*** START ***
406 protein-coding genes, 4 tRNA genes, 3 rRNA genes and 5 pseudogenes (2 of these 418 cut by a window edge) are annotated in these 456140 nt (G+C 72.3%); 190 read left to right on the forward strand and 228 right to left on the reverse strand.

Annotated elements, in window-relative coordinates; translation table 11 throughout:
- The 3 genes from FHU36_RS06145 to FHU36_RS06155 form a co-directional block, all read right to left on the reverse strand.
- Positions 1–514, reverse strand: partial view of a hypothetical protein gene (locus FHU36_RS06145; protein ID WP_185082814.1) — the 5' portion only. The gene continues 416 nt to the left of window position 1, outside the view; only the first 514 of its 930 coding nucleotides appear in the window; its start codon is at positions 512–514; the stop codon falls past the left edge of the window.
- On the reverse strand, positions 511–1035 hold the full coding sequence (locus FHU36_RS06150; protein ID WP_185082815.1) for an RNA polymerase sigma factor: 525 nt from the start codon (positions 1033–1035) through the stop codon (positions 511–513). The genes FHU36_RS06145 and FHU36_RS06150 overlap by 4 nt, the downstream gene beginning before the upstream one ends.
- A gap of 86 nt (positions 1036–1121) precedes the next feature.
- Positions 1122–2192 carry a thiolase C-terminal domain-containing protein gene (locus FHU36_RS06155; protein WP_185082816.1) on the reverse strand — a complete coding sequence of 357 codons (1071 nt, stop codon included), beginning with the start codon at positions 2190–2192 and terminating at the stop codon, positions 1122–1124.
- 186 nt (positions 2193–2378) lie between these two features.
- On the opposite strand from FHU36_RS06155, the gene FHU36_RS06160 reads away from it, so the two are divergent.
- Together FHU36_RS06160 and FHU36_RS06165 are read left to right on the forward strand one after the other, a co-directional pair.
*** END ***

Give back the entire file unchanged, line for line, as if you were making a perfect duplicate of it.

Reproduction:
406 protein-coding genes, 4 tRNA genes, 3 rRNA genes and 5 pseudogenes (2 of these 418 cut by a window edge) are annotated in these 456140 nt (G+C 72.3%); 190 read left to right on the forward strand and 228 right to left on the reverse strand.

Annotated elements, in window-relative coordinates; translation table 11 throughout:
- The 3 genes from FHU36_RS06145 to FHU36_RS06155 form a co-directional block, all read right to left on the reverse strand.
- Positions 1–514, reverse strand: partial view of a hypothetical protein gene (locus FHU36_RS06145; protein ID WP_185082814.1) — the 5' portion only. The gene continues 416 nt to the left of window position 1, outside the view; only the first 514 of its 930 coding nucleotides appear in the window; its start codon is at positions 512–514; the stop codon falls past the left edge of the window.
- On the reverse strand, positions 511–1035 hold the full coding sequence (locus FHU36_RS06150; protein ID WP_185082815.1) for an RNA polymerase sigma factor: 525 nt from the start codon (positions 1033–1035) through the stop codon (positions 511–513). The genes FHU36_RS06145 and FHU36_RS06150 overlap by 4 nt, the downstream gene beginning before the upstream one ends.
- A gap of 86 nt (positions 1036–1121) precedes the next feature.
- Positions 1122–2192 carry a thiolase C-terminal domain-containing protein gene (locus FHU36_RS06155; protein WP_185082816.1) on the reverse strand — a complete coding sequence of 357 codons (1071 nt, stop codon included), beginning with the start codon at positions 2190–2192 and terminating at the stop codon, positions 1122–1124.
- 186 nt (positions 2193–2378) lie between these two features.
- On the opposite strand from FHU36_RS06155, the gene FHU36_RS06160 reads away from it, so the two are divergent.
- Together FHU36_RS06160 and FHU36_RS06165 are read left to right on the forward strand one after the other, a co-directional pair.